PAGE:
Hypno-analgesia is likely to decrease acute and chronic pain in most individuals.
Hypnoanalgesia is the use of hypnosis to decrease sensitivity to pain.
Hypnoanesthesia is the use of hypnosis to numb sensations of pain.
More than 50 million Americans experience chronic pain. The AMA JCAHCO and the National Institute of Health endorses hypnotism in the treatment of pain management
Pain and stress are closely related. When being in pain causes stress or being stressed worsens the pain, therapies including hypnosis, meditation, Reiki and relaxation may help break the cycle.
Diane focuses on the state of being between the mind and body. Hypnosis and Reiki are considered mainstream therapies and are used in conjunction with your doctors medical care. Health professionals may considered alternative or complementary therapies, but regardless of how they are labeled, there is evidence that for many people they work.
Hypnosis is an altered state of awareness, it is a heightened state of awareness, a concentrated focus. Not sleep. During hypnosis, the conscious part of the brain is temporarily tuned out as the person focuses on the hypnotists suggestions of relaxation and letting go of distracting thoughts. Research supports the idea that the use of attention is what gives the mind power over the body. When our minds are concentrated and focused, we are able to use them more powerfully. When hypnotized, a person is open to receive specific suggestions and goals such as reducing pain.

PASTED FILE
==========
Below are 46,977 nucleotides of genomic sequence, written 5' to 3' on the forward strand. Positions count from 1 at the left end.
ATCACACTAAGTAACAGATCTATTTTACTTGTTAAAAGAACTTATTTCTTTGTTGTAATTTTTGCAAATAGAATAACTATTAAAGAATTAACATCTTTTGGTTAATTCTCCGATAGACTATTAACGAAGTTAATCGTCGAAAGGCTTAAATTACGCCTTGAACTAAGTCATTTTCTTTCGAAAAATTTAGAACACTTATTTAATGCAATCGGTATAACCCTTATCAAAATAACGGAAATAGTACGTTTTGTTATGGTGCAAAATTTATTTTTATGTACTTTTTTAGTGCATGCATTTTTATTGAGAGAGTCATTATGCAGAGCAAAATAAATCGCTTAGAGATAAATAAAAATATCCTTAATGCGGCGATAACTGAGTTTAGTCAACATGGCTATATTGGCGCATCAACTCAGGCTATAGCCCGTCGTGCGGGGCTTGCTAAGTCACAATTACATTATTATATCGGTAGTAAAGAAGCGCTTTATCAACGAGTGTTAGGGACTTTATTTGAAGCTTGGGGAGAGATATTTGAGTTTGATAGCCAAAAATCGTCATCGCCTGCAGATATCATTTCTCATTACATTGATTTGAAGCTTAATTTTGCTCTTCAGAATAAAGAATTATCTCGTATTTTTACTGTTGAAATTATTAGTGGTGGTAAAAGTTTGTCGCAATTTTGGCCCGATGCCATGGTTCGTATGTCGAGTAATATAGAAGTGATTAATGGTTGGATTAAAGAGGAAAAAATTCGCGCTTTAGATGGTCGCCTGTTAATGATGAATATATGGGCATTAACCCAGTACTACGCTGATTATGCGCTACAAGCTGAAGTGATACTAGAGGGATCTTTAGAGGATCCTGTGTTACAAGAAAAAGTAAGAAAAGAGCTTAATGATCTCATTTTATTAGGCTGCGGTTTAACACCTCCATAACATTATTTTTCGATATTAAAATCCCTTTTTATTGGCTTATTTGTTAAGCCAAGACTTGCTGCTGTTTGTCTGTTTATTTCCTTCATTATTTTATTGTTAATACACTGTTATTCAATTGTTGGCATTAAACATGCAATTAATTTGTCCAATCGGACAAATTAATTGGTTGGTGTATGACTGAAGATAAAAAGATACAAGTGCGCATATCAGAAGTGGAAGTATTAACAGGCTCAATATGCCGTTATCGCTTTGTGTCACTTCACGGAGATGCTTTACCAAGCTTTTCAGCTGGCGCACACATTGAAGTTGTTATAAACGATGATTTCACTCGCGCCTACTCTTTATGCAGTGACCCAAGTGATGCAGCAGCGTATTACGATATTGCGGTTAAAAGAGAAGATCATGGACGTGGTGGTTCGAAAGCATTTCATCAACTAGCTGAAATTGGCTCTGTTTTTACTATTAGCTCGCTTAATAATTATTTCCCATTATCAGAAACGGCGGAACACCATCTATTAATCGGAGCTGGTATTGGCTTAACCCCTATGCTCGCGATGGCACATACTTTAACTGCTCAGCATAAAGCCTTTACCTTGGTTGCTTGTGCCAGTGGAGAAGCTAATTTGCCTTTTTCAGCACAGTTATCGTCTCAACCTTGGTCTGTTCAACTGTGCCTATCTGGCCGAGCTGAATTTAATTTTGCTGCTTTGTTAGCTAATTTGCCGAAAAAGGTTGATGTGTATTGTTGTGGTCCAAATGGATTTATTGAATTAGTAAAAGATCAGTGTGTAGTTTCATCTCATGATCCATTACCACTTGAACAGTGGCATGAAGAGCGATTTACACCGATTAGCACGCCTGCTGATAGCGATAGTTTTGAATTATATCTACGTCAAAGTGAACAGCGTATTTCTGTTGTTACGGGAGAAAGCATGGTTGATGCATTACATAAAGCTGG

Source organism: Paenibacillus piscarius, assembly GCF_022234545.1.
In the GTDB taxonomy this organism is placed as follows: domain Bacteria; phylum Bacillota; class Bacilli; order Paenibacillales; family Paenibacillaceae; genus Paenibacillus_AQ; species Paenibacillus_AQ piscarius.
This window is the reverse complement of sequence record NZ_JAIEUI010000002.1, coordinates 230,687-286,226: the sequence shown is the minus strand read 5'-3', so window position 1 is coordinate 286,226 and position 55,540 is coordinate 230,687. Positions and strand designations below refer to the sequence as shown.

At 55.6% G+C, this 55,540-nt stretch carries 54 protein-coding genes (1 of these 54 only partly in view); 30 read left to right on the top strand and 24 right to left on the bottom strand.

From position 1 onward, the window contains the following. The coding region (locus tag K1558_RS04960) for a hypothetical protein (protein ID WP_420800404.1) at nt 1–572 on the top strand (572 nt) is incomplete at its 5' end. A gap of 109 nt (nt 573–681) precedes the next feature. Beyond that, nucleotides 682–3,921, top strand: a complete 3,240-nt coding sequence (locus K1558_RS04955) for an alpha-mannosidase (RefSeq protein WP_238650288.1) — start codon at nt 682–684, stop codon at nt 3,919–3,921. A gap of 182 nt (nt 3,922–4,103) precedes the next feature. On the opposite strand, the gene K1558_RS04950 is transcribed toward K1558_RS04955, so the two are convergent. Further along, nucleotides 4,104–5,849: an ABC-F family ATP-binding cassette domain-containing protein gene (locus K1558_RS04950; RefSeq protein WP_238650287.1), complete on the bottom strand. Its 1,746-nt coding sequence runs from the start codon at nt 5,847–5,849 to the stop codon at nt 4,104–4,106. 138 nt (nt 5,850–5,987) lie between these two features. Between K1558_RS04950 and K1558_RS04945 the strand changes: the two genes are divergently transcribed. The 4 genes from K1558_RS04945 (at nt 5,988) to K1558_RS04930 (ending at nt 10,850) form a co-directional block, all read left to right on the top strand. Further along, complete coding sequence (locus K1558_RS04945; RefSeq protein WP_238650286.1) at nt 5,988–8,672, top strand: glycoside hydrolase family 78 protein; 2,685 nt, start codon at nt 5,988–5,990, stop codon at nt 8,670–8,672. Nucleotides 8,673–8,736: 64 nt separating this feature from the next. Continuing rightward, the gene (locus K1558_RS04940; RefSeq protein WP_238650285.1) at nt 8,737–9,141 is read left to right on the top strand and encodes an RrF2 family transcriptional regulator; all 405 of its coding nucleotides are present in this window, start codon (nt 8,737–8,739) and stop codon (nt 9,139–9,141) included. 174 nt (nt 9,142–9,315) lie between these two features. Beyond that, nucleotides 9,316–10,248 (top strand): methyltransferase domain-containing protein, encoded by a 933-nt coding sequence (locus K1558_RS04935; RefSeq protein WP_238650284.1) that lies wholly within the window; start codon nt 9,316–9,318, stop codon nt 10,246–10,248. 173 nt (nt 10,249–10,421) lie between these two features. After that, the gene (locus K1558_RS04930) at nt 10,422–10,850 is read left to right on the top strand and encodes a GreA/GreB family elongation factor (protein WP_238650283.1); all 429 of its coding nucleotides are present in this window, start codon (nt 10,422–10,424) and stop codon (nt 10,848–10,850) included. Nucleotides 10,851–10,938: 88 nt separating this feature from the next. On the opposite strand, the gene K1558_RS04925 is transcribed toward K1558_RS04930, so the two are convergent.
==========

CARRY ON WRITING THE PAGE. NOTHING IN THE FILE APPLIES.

Clients also receive post-hypnotic suggestions that will enable the client to use self-hypnosis. Also, certain sessions are recored so that they can be utilized at home for further benefit.
Hypnosis can help to alleviate a pain experience which may be all that is required for acute pain. Chronic conditions may require a plan that targets various aspects besides the pain experience.
A client may need help increasing positive behaviors that promote well-being and functional activity such as exercise and a proper diet. Also, it’s very important in changing one’s thinking patterns from negative to positive. For example, eliminating phrases like "I cannot do anything about my pain" and replacing them with positive affirmations in the present tense such as, “Everyday I am getting better and better.”
Acute pain begins suddenly and is usually sharp. It serves as a warning to the body. Acute pain may be caused by many events such as: Surgery, broken bones, dental work, cut, burns, etc.
Acute pain may be mild and last just a moment, or it may be severe and last for weeks or even months. In most cases, acute pain does not last longer than six months and it disappears when the underlying cause of pain has been treated or has healed. However, unrelieved acute pain may lead to chronic pain.
Chronic pain persists despite the fact that an injury has healed. Pain signals remain active in the nervous system for weeks, months, or years. Physical effects include tense muscles, limited mobility, a lack of energy, and changes in appetite.
Emotional effects include depression, anger, anxiety, and fear of re-injury. For example, a fear may hinder a person's ability to return to normal work or leisure activities. Common chronic pain complaints include: headache, back pain, cancer pain, arthritis pain, pain from nerve damage
Chronic pain may have been caused with an initial injury or trauma. Some people suffer chronic pain or there may be an ongoing cause of pain. However, some people suffer chronic pain in the absence of any past injury or evidence of body damage.